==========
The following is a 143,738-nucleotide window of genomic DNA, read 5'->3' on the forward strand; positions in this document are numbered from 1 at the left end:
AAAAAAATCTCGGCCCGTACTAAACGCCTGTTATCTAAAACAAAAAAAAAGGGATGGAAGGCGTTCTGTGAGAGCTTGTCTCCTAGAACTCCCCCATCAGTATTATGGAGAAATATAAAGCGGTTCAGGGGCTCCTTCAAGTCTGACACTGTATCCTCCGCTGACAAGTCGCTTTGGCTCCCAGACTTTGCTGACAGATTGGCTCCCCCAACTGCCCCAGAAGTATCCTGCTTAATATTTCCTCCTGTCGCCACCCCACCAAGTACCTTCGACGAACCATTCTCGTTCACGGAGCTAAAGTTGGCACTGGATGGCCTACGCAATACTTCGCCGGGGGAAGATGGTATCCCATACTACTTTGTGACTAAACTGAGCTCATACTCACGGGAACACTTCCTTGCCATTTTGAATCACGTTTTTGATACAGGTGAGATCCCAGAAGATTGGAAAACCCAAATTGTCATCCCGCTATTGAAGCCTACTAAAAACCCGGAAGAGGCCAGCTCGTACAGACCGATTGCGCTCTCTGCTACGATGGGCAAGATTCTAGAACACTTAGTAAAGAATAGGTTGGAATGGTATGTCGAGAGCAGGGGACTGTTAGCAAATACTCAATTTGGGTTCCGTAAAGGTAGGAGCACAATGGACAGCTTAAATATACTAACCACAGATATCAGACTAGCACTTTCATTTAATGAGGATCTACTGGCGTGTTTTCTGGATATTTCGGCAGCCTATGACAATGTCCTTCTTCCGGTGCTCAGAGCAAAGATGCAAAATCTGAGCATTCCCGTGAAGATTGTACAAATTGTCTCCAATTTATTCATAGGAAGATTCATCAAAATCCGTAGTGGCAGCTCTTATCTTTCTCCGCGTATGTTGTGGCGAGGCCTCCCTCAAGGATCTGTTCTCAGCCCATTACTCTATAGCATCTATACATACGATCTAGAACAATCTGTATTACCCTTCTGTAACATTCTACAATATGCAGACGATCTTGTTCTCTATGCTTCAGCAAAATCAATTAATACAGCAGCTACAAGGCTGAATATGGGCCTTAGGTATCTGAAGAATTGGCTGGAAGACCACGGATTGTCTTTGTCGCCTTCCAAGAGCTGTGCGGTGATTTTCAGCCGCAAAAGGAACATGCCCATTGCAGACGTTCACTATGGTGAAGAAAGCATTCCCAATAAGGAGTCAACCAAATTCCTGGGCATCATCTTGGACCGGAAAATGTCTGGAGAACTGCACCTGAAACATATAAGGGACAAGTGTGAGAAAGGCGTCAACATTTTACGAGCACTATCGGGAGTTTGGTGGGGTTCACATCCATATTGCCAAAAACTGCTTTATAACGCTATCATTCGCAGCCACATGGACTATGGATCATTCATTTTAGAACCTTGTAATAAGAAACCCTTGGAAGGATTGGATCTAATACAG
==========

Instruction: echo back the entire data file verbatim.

The following is a 143,738-nucleotide window of genomic DNA, read 5'->3' on the forward strand; positions in this document are numbered from 1 at the left end:
AAAAAAATCTCGGCCCGTACTAAACGCCTGTTATCTAAAACAAAAAAAAAGGGATGGAAGGCGTTCTGTGAGAGCTTGTCTCCTAGAACTCCCCCATCAGTATTATGGAGAAATATAAAGCGGTTCAGGGGCTCCTTCAAGTCTGACACTGTATCCTCCGCTGACAAGTCGCTTTGGCTCCCAGACTTTGCTGACAGATTGGCTCCCCCAACTGCCCCAGAAGTATCCTGCTTAATATTTCCTCCTGTCGCCACCCCACCAAGTACCTTCGACGAACCATTCTCGTTCACGGAGCTAAAGTTGGCACTGGATGGCCTACGCAATACTTCGCCGGGGGAAGATGGTATCCCATACTACTTTGTGACTAAACTGAGCTCATACTCACGGGAACACTTCCTTGCCATTTTGAATCACGTTTTTGATACAGGTGAGATCCCAGAAGATTGGAAAACCCAAATTGTCATCCCGCTATTGAAGCCTACTAAAAACCCGGAAGAGGCCAGCTCGTACAGACCGATTGCGCTCTCTGCTACGATGGGCAAGATTCTAGAACACTTAGTAAAGAATAGGTTGGAATGGTATGTCGAGAGCAGGGGACTGTTAGCAAATACTCAATTTGGGTTCCGTAAAGGTAGGAGCACAATGGACAGCTTAAATATACTAACCACAGATATCAGACTAGCACTTTCATTTAATGAGGATCTACTGGCGTGTTTTCTGGATATTTCGGCAGCCTATGACAATGTCCTTCTTCCGGTGCTCAGAGCAAAGATGCAAAATCTGAGCATTCCCGTGAAGATTGTACAAATTGTCTCCAATTTATTCATAGGAAGATTCATCAAAATCCGTAGTGGCAGCTCTTATCTTTCTCCGCGTATGTTGTGGCGAGGCCTCCCTCAAGGATCTGTTCTCAGCCCATTACTCTATAGCATCTATACATACGATCTAGAACAATCTGTATTACCCTTCTGTAACATTCTACAATATGCAGACGATCTTGTTCTCTATGCTTCAGCAAAATCAATTAATACAGCAGCTACAAGGCTGAATATGGGCCTTAGGTATCTGAAGAATTGGCTGGAAGACCACGGATTGTCTTTGTCGCCTTCCAAGAGCTGTGCGGTGATTTTCAGCCGCAAAAGGAACATGCCCATTGCAGACGTTCACTATGGTGAAGAAAGCATTCCCAATAAGGAGTCAACCAAATTCCTGGGCATCATCTTGGACCGGAAAATGTCTGGAGAACTGCACCTGAAACATATAAGGGACAAGTGTGAGAAAGGCGTCAACATTTTACGAGCACTATCGGGAGTTTGGTGGGGTTCACATCCATATTGCCAAAAACTGCTTTATAACGCTATCATTCGCAGCCACATGGACTATGGATCATTCATTTTAGAACCTTGTAATAAGAAACCCTTGGAAGGATTGGATCTAATACAG